Periodontal disease more commonly known as gum disease is the disease of the bone surrounding and supporting the tooth. Over time, as bone is lost, the gums follow making the teeth seem longer and looser. The gum tissue itself may look more red and bleed easily when brushing or flossing. A malodor or halitosis may result in lack of self confidence. In most cases, the patients with gum disease are used to the odor and hardly notice it. Usually it is a coworker or a loved one that has to go through the discomfort of telling the person that they have bad breath.
Over 70% of Americans have some form of gum disease. Periodontal disease begins innocently with skipping a dental visit and not flossing. Soon the soft plaque that pools where the teeth and gums meet turns into calculus. Calculus is the term for hardened plaque because it hasn’t been professionally removed. If left unchecked, this calculus starts to move below the gum tissue since it is a dark and wet environment and perfect for bacterial proliferation. When calculus moves below the gums, the jaw bone detects it as foreign material and tries to get away from it. We call this bone loss. Once the bone is lost the gum pockets get deeper creating an even better and deeper crevice for the bacteria. If left unchecked this progression goes on and on till one day patients notice that their teeth look longer and perhaps have more movement to them than they remember. Unfortunately gum disease doesn’t hurt till advanced stages. We call it the “silent disease of the mouth”.
Usually when patients have gone from gingivitis to mild or moderate periodontitis, your dentist may recommend a deep cleaning sometimes also known as root planing. This is usually performed under local anesthesia. Your dentist or dental hygienist will remove the calculus from the roots so that the gum tissue can attach itself to the tooth and the bacterial colonies are broken up.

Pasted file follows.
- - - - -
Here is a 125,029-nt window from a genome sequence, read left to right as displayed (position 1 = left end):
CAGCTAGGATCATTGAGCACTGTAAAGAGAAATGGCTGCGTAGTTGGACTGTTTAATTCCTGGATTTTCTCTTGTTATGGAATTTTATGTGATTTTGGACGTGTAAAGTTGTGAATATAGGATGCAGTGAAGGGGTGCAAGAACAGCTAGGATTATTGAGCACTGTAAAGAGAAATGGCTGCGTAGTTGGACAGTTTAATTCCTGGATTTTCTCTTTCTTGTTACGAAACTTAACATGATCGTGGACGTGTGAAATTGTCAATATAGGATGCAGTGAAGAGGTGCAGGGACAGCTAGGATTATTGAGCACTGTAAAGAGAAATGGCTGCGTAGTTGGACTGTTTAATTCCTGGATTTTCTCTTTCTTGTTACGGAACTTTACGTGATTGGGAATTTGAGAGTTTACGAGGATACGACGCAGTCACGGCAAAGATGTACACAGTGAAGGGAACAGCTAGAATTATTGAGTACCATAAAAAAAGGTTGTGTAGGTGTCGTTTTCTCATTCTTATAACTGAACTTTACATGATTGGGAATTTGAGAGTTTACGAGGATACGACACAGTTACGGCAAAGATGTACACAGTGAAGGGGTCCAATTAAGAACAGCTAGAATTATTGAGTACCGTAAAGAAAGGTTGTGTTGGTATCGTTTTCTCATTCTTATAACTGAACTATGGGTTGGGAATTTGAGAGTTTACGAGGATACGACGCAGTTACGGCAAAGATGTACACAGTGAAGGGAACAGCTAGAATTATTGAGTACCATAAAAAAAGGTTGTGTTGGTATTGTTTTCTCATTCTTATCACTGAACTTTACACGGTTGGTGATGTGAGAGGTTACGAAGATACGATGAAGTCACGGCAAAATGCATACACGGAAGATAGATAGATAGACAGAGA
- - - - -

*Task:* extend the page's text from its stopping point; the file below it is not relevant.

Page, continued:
There are many options in treating gum disease today. In conjunction with your deep cleaning, an antibiotic may be recommended to you. We are now capable of placing an antibiotic directly into the gum pockets so that they can work exactly where they are supposed to. In addition to the above treatments, laser gum therapy may be recommended. For more information on lasers and periodontal disease check out our laser blog.
If the above measurements don’t make improvements, a saliva DNA test can be performed to further evaluate exactly which bacteria are above acceptable levels. After all, we all have bacteria in our mouth. It is when they get above acceptable levels that they cause disease. Based on the results of this study, your dentist will be able to target a specific antibiotic that works on the specific bacteria that is proliferating in your mouth.
Gum disease has a genetic component and is multi factorial. A few tips to remember are to brush twice a day, floss at least once a day and please don’t miss your dental appointment. There is a reason us dentists nag you to tears to get in for your hygiene appointments. We can just envision those little bugs we used to look at under a microscope in dental school eating away at your bone. We want to do our job so please comply. Eating well and a diet rich in antioxidants and reducing stress also improve the health of your gums.
Remember, a healthy mouth is a healthy body since there are numerous valid studies linking gum disease to systemic disease such as heart disease, diabetes, premature birth or low birth weight babies.
Our dental office in Escondido, California takes gum disease very seriously. We are interested in your overall health. I also like to take a holistic approach to gum disease in addition to other treatments. I often give nutritional recommendation and lifestyle changes to reduce stress so that your body can heal itself. For more information on nutrition and gum disease check out our blog on antioxidants and gum disease. For a consultation be sure to call our office at 760-747-1811. Also, be sure to check out our new patient promotions!
Dr. Rabee McDonald